And, you will notice that the yachts are in virtually 24 hour sunlight when they travel close to the Antarctic exclusion zone for the race, there to minimize life threatening crashes with ice and whales with little hope of a swift rescue, not patrolled by US marines stopping them visiting the continent below! What is your issue with 24 hour Antarctic sunlight that has been seen by millions of people? Face it, you need to adjust your non-working model of FE to allow for this and that the distances in the Southern Hemisphere are the same around each latitude as they are in the Northern Hemisphere! Antarctica is much colder than the North Pole as it has a high average height above sea level, I may even have heard that it is the continent with the highest average over its whole area. Higher up, means colder temperatures, means that not much in the way of life can survive there. Penguins near the coast take a battering, the research stations further in take a pounding. Perhaps you should apply to work on one and find out the hard way that your theories about Antarctica are preposterous. I dare you to bring the points from this up on the next GlobeBusters. If you don’t, I accept that you are a complete fraud, and RED is completely correct about you, and I will copy this post to all his videos. So, challenge accepted?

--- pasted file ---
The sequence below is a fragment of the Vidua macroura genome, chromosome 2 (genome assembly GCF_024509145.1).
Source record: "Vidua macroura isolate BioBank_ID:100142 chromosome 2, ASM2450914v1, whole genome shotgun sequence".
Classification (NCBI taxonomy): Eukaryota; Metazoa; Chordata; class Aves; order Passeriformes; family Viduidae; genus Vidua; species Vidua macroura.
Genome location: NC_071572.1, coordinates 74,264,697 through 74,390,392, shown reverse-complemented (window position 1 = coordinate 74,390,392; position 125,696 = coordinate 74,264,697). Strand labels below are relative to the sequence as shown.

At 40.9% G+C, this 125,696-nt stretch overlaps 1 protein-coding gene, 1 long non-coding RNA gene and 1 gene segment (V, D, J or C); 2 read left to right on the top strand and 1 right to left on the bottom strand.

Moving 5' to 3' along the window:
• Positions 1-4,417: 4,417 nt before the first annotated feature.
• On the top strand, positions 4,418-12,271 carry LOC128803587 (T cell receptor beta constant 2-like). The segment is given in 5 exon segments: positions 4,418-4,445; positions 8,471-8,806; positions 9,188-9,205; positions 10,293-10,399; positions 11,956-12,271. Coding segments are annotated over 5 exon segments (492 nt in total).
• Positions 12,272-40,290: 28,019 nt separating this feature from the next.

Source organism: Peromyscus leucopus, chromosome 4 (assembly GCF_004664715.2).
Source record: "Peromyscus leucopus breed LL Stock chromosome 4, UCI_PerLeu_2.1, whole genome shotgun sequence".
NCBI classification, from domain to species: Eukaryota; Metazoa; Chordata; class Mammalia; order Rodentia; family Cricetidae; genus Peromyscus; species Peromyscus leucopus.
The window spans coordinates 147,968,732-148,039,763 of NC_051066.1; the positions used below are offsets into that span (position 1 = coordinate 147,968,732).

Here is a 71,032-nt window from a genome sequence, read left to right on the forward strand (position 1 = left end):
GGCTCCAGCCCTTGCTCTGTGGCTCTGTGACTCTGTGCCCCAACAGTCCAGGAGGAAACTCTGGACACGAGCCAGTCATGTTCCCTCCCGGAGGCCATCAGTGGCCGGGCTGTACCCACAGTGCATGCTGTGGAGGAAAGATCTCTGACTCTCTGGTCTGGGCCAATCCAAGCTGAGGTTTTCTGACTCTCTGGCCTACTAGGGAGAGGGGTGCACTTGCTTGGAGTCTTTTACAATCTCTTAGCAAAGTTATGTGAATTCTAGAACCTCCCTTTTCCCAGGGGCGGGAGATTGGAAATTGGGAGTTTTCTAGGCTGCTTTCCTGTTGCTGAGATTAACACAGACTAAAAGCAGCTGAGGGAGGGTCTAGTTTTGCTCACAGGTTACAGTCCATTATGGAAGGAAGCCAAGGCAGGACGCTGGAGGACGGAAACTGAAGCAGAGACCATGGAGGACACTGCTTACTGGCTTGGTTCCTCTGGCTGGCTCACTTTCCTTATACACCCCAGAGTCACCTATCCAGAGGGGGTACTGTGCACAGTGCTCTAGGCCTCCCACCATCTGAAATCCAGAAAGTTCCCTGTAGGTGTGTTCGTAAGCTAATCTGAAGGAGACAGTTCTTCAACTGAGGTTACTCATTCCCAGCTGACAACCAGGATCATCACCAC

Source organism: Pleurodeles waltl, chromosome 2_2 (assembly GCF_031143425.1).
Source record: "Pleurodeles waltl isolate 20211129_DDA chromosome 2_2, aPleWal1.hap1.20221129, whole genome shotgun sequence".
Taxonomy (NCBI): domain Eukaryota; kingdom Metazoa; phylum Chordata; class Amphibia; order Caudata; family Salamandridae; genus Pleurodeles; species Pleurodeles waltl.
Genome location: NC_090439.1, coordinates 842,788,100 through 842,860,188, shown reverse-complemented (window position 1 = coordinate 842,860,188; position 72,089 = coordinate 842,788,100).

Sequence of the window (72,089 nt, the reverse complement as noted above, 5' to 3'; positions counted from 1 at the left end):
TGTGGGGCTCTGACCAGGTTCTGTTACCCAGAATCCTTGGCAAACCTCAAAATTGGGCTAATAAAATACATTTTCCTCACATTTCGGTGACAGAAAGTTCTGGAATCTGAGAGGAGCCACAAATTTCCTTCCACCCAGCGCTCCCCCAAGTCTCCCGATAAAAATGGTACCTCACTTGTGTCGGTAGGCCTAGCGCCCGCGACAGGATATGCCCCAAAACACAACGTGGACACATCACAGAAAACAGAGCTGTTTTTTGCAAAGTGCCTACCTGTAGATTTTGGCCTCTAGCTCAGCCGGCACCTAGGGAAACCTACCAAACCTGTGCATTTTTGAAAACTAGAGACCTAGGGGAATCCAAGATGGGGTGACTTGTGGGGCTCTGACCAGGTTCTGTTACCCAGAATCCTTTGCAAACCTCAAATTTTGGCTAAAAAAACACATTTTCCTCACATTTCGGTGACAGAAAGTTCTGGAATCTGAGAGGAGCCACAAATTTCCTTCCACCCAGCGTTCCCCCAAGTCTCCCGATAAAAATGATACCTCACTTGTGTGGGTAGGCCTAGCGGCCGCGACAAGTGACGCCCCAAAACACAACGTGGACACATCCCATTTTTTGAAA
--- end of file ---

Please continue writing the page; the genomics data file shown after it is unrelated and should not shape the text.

• As expected… anyone who thinks they have the truth and has problems with what I say can only bring insults. Sad to imagine these people who claim “science” proves their beliefs can’t bring the one thing that science demands…. EVIDENCE

  • Yachtsman

    I think you deserve to get a lifetime award from Reds Rhetoric as Fucktard of forever!